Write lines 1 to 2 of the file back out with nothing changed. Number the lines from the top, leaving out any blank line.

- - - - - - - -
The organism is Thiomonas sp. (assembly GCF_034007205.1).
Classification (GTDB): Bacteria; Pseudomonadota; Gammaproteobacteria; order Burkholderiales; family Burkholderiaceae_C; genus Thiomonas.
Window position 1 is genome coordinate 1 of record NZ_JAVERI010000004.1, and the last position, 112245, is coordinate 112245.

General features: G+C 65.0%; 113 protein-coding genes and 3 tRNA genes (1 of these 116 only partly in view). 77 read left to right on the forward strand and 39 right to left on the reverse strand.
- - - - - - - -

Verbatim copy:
The organism is Thiomonas sp. (assembly GCF_034007205.1).
Classification (GTDB): Bacteria; Pseudomonadota; Gammaproteobacteria; order Burkholderiales; family Burkholderiaceae_C; genus Thiomonas.